The Australian economy continued to grow just below trend in the three months to March, primarily thanks to higher iron ore exports and prices, but the peaking of the mining investment boom appears to be finally having an impact on growth. The Australian Bureau of Statistics revealed this morning that GDP grew 0.6% in the quarter from the December quarter to be 2.5% higher over the year.
In something that will embarrass quite a few analysts (and no doubt some at the Reserve Bank), our terms of trade rose 2.7% in the quarter after a similar fall in the December quarter. For months now every man and his economist have been telling us that our terms of trade were falling (which they were to December) and that national income was falling and tougher times were ahead. They may be, but first you’d like to hear the critics and forecasters explain away the improvement and admit they were wrong (at least for a quarter).
And the savings ratio remains solid at 10.6% as Australian households and companies continue to act prudently and run down debt, with many home owners using the cuts in mortgage rates to repay their debts faster than they have to and others using continuing to save in bank term deposits. That remains a big positive for the economy, despite impacting on consumer confidence and retailing spending.
And real unit labour costs fell in the quarter. The ABS said:
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“The trend Real ULC decreased 0.4% and the trend Non-farm Real ULC decreased 0.4%. The Non-farm measure is generally preferred as it removes some of the fluctuations associated with Agriculture.”
Falling real unit labour costs indicate a lessening in labour costs. Labour productivity was again up, further undermining claims that Australia is in the grip of a productivity crisis; overall, GDP per hours worked increased 0.4% in the quarter, but gross value added per hour worked in the market sector lifted a hefty 0.7%; trend non-farm Real unit labour costs actually decreased 0.4%.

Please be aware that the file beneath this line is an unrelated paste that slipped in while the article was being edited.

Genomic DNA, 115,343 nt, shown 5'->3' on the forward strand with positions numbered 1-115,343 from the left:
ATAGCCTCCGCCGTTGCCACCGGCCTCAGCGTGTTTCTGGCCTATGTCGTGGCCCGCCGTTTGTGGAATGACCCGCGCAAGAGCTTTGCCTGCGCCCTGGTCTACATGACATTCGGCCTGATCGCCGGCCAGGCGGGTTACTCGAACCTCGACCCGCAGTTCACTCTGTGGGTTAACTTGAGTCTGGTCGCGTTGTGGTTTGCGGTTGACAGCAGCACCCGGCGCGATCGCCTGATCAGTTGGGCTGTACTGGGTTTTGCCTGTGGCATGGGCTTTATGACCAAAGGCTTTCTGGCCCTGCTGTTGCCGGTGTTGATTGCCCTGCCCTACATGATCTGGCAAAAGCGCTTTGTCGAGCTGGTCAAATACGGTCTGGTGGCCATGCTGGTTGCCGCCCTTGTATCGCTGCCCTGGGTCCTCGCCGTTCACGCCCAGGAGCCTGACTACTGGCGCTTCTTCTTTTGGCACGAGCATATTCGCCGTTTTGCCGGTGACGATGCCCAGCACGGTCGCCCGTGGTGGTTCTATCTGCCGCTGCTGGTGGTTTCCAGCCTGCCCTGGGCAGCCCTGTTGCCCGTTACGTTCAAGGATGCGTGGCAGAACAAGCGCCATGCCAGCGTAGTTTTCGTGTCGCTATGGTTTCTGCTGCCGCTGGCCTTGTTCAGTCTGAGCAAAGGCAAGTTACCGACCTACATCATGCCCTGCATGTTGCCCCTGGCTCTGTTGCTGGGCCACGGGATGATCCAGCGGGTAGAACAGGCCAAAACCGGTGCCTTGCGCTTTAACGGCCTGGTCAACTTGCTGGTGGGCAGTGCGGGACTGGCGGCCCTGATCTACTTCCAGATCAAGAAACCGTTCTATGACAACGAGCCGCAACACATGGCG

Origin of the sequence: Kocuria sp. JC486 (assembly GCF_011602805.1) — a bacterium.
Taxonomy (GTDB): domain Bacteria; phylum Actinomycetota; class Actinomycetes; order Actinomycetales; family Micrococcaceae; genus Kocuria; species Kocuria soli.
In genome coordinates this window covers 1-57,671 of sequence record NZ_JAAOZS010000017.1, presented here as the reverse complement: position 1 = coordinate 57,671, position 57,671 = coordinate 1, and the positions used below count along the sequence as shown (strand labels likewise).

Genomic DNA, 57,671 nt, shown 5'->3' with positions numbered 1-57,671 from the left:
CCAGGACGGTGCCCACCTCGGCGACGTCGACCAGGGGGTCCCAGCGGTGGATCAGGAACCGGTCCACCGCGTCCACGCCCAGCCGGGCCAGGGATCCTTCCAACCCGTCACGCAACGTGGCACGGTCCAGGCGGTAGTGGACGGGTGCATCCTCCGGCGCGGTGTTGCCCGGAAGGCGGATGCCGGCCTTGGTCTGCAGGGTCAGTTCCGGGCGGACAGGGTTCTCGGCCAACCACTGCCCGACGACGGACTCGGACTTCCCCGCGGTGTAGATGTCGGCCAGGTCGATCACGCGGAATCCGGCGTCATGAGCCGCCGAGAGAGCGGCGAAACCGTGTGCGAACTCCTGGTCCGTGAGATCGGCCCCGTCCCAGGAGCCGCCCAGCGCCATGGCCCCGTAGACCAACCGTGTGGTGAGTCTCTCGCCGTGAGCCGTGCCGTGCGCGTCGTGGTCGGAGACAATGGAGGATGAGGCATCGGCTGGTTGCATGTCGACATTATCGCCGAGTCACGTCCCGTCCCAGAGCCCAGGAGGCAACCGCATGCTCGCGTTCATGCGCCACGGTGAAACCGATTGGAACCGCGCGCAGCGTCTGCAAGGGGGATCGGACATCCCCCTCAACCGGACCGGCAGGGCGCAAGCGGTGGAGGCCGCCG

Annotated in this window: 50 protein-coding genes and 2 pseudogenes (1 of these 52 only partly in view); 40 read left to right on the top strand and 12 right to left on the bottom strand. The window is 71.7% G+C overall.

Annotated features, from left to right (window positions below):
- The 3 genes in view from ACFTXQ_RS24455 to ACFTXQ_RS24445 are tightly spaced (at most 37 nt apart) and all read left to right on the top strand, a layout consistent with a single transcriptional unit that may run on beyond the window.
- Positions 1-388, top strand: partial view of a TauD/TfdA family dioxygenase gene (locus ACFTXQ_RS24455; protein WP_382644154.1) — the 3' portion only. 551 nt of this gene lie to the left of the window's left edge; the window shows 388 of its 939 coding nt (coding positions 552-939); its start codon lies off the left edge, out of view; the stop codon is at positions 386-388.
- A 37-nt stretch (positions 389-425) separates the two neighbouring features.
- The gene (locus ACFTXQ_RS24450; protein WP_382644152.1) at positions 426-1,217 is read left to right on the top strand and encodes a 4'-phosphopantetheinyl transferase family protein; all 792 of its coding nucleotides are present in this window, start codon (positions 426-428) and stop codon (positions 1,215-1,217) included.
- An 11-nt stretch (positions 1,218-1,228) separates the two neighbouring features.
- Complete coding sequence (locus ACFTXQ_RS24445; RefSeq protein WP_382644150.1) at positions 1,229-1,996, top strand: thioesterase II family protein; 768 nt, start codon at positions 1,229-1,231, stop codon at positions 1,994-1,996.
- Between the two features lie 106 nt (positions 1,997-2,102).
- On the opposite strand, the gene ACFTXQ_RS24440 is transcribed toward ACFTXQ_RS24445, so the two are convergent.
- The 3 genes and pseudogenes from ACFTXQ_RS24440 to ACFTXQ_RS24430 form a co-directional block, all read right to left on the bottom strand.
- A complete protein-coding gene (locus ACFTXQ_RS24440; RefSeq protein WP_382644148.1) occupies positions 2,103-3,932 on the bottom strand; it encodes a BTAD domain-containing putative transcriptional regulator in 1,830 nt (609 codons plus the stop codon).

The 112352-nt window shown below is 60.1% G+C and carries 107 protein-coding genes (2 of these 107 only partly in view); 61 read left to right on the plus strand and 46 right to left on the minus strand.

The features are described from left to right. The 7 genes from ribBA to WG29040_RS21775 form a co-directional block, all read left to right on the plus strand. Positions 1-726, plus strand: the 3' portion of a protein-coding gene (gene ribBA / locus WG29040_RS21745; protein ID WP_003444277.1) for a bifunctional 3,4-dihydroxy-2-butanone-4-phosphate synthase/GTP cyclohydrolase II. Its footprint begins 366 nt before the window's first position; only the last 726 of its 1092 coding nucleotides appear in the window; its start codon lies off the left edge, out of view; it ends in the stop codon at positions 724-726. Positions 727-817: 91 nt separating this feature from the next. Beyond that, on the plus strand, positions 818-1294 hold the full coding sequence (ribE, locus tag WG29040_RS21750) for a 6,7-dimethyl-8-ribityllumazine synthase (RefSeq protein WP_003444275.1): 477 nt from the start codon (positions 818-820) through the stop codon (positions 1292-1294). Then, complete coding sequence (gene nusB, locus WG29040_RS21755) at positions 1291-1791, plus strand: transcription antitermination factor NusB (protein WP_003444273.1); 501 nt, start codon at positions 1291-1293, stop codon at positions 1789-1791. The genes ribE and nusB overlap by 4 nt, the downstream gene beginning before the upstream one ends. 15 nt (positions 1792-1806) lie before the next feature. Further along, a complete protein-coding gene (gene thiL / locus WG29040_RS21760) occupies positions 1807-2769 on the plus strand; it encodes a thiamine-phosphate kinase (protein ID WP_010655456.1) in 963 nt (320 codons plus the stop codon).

The last two developments are directly contrary to the assertions of The Financial Review, The Australian, the Business Council and the usual collection of pet shop economists that Australian labour costs are a problem for business, as is our supposedly weak productivity. Neither was true in the March quarter.
March quarter growth was the same as the 0.6% growth in the December quarter, but slower than the 3.2% annual growth rate (revised up from 3.1%) because the very strong 1.2% growth seen in the March quarter of 2012 has fallen out.
The figures were lower than market expectations of 0.7% to 0.8% quarter-on-quarter growth from market economists (depending on which survey you looked at). Those forecasts always seemed a bit too high after the 3.3% fall in real government outlays in the quarter and the fact that there was a surge in government spending in the December quarter.
Driving growth in the latest quarter were the 1.0% rise in net exports (0.7% in the December quarter, up from the originally reported 0.6%) and a 0.3% contribution from household final consumption. Public investment (government spending) detracted 0.9%, and falling inventories (mostly miners running down their stocks of minerals) detracted 0.4%. The fall in total gross fixed capital formation also 0.7% off growth.
You have to ask: can the economy again depend on strong export growth in the current quarter, plus the next six months of 2013? Iron ore prices peaked in the March quarter at more than $US148 a tonne and are now around $US116 a tonne, and today’s data hint at the importance of those high prices for iron ore. The ABS reported that the 2.7% improvement in our terms of trade in the quarter “was driven by increases in the price of metal ores and minerals, for which the largest component is iron ore. The seasonally adjusted implicit price deflator for Metal ores and minerals rose 9.5%.”
The slide in global iron ore prices since early April (even if they have steadied in the past two days) makes that problematic. Iron ore prices are down around 20% (the average so far this quarter compared with the average for the March quarter). Volumes are higher and the dollar is around 7% lower, but will that be enough to offset the significant price weakness.
It means it will be tough to see exports driving growth for another quarter. That means another sector or sectors will have step forward for growth to maintained at the current sedate level in the current quarter and the rest of the year. That’s why the RBA made its surprise May 7 — and why there won’t be another cut for a while, unless there’s a further slowing in some key sectors, such as housing and household consumption.
The growth numbers also disguised substantial variation between the states that illustrated the transitional nature of this current period. State final demand in one-time boom state WA fell by 3.9%, seasonally adjusted, the biggest fall in the country, which came on top of a 0.9% fall in December. State final demand fell 0.3% in South Australia (the third quarterly fall in a row) and Tasmania fell 1.1%. Queensland, in contrast, grew 0.6%; Victoria 0.8% and NSW 0.4%.